While Yours is a dedicated plus size brand, an increasing number of clothes brands and high street stores also have their own plus size ranges. In my experience, these are pretty hit and miss. I’ve had great success with some online retailers – ASOSSHEIN and Boohoo all have pretty extensive collections and I own a few pieces from each – but there is still an overwhelming tendency for plus size ranges to be designed to hide and disguise bigger bodies rather than celebrate them. They’re also often so DULL! Fat people like bright colours and prints too, you know! 

The plus size clothes market is expanding faster than I did in my early 20s. This is often blamed on the ‘obesity crisis’ – we’re all getting bigger, which clearly indicates a massive moral failing and we should all go on restrictive diets immediately. Jokes aside, I think the body positivity and fat acceptance movements are having a huge impact. More and more fat people are being empowered to live life to the full, wear clothes that make us feel good and fight the outdated idea that we should constantly be working to make ourselves smaller and hide our bodies away until we do. 

Another term that’s becoming increasingly popular when it comes to clothes brands is ‘size-inclusive’. Size-inclusiveness is the idea that no matter what your size and shape, you will not be discriminated against. For a clothes brand to be size-inclusive, they must cover as many different sizes as possible and also cater for different body types (i.e. not just provide the same clothes scaled down or up!). This includes plus size and fat bodies, but also of course petite, tall etc. 

So far, the brand I’ve discovered that best embodies size-inclusiveness is Snag Tights. There’s been a bit of buzz online recently about Snag, as they were hit hard under COVID-19 and as a result launched an SOS appeal to their supporters (affectionately known as ‘Snagglers’). The response was so immense that they’ve been saved and will hopefully continue producing size-inclusive tights (and their AMAZING chub rub shorts) for many years to come.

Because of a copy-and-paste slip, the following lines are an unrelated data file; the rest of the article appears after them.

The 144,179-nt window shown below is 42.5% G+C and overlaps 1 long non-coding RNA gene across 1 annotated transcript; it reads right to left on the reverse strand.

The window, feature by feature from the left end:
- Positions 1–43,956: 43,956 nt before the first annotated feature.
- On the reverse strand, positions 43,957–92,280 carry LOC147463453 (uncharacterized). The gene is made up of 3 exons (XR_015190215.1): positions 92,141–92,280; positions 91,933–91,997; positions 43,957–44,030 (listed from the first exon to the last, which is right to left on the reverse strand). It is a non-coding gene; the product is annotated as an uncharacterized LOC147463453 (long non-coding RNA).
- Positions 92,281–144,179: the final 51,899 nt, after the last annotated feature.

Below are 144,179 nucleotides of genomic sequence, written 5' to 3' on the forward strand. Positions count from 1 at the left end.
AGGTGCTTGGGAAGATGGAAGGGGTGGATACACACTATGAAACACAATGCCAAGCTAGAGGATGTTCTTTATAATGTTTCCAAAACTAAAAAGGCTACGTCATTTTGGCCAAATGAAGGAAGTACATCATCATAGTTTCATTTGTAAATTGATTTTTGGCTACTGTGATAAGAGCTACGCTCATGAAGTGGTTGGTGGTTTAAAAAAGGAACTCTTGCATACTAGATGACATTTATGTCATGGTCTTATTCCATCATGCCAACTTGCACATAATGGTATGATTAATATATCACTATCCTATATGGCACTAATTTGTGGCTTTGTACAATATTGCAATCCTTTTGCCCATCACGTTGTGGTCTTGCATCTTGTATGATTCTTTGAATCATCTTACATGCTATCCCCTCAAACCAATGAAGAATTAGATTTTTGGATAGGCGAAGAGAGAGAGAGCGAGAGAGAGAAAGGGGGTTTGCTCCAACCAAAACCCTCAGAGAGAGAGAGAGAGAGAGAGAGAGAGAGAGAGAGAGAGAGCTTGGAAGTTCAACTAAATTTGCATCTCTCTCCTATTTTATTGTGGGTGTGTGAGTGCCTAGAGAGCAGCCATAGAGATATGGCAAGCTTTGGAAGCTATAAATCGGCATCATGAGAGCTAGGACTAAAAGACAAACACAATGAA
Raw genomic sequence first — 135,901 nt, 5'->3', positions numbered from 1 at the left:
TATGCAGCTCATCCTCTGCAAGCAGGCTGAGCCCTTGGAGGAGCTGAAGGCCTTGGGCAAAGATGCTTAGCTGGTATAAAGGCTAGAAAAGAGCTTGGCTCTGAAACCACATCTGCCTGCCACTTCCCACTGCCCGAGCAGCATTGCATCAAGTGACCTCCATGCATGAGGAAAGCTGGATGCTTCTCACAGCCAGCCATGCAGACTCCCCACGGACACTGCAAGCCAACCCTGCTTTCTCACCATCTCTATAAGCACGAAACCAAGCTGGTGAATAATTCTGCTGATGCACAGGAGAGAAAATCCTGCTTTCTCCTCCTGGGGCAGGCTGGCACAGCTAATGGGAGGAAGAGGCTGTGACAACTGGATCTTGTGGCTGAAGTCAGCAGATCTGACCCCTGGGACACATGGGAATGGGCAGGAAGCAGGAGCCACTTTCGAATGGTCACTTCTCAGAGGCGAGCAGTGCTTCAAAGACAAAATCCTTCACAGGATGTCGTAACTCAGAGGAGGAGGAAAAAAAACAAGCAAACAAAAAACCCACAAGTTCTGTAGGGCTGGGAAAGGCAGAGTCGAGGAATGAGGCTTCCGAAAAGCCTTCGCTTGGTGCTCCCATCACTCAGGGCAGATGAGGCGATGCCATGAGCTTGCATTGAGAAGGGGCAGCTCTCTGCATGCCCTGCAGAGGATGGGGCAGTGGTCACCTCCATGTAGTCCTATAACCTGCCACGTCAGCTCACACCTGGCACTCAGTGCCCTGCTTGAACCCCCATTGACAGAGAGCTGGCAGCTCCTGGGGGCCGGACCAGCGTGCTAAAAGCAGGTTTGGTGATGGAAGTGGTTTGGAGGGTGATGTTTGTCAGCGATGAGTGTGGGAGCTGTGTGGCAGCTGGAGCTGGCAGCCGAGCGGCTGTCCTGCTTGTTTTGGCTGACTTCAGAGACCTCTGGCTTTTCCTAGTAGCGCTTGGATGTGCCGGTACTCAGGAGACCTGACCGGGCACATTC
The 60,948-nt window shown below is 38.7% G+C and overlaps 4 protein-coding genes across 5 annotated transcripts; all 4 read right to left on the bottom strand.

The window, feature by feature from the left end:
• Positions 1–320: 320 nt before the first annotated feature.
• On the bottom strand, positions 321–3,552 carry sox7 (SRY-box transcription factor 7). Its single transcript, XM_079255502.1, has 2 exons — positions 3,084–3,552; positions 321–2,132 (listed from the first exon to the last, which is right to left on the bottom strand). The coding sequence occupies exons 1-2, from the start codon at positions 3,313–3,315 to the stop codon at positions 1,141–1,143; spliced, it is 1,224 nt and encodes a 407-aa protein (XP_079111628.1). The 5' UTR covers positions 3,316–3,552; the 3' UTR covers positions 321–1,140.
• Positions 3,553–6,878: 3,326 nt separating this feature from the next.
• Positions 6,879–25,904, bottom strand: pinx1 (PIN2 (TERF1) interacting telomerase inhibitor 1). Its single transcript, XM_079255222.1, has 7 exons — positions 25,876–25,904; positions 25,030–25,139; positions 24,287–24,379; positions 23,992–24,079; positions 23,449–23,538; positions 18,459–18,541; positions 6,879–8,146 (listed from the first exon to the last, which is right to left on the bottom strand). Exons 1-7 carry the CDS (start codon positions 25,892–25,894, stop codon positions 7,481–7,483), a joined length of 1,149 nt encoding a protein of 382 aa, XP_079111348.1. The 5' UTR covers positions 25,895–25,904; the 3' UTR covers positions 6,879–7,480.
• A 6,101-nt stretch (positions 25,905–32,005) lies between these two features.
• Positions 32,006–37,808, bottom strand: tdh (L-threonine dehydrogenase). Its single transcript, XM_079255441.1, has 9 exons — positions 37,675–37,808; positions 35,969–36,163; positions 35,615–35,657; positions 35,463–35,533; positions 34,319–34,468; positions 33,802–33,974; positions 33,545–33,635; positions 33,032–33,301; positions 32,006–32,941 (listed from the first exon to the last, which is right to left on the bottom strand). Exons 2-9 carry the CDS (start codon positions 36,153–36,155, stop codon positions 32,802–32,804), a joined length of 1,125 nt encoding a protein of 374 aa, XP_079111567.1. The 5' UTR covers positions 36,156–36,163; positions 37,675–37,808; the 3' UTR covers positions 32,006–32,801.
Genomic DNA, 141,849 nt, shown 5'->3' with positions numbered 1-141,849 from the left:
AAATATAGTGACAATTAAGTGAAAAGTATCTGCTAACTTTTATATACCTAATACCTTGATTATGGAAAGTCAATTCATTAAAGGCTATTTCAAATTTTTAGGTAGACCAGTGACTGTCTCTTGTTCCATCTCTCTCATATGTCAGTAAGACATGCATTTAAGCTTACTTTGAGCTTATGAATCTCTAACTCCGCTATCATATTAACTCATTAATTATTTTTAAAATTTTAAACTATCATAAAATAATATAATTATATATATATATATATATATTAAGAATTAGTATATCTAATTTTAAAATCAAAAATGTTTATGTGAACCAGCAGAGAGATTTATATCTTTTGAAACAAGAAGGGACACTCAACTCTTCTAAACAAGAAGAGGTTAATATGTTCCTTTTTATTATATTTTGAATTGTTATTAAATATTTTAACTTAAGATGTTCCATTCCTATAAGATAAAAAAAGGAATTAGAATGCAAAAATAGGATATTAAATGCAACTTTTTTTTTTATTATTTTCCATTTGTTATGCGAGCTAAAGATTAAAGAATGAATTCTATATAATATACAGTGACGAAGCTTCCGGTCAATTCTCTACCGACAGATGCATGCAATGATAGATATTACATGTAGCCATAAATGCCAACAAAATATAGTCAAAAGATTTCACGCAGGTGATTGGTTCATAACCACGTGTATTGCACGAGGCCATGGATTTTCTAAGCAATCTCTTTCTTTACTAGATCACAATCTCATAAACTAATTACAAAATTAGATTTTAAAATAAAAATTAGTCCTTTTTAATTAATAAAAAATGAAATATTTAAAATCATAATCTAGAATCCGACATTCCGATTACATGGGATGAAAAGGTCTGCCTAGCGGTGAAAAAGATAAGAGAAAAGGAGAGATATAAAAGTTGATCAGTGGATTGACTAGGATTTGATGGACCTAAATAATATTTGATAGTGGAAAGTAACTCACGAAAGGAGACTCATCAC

Snag is saved thanks to its many supporters!

The team behind Snag Tights “believe that anyone who wants to wear tights should be able to have tights that genuinely fit in comfort, regardless of size, shape, age or gender”. Their website stresses that they are not a plus size brand – their tights are made for everyone, and as such they even have their own unique sizing system. Though this means you have to navigate an unfamiliar method, their size guide makes it extremely simple, and even includes a variety of photos showing real people wearing each of the sizes for illustrative purposes. 

Before the SOS appeal, my only Snag product was my faithful pair of chub rub shorts. I’m now the proud owner of few pairs of tights – following the size guide, I’m about 5’7 and usually wear a UK size 18-20, so I went for size F, which fits perfectly. They’re a great brand in other ways, too – female-founded and female-led, LGBTQ+ friendly and at the time of writing for every pair of tights ordered they send a free pair to the NHS. This is the kind of brand we need to be supporting to promote an inclusive, accessible and sustainable future! 

I hope this piece has been interesting and helpful for you. If you’ve been considering buying plus size, go ahead and give it a shot. Yours is a great place to start for real quality plus size clothing – honestly, you’ll feel the difference! 

Until next time – so much to say, so much to do, somuchkat. 


BONUS: Cute picture of Simba, who was rolling around on the bed behind me while I took pictures in my dresses from Yours!

My fur baby ❤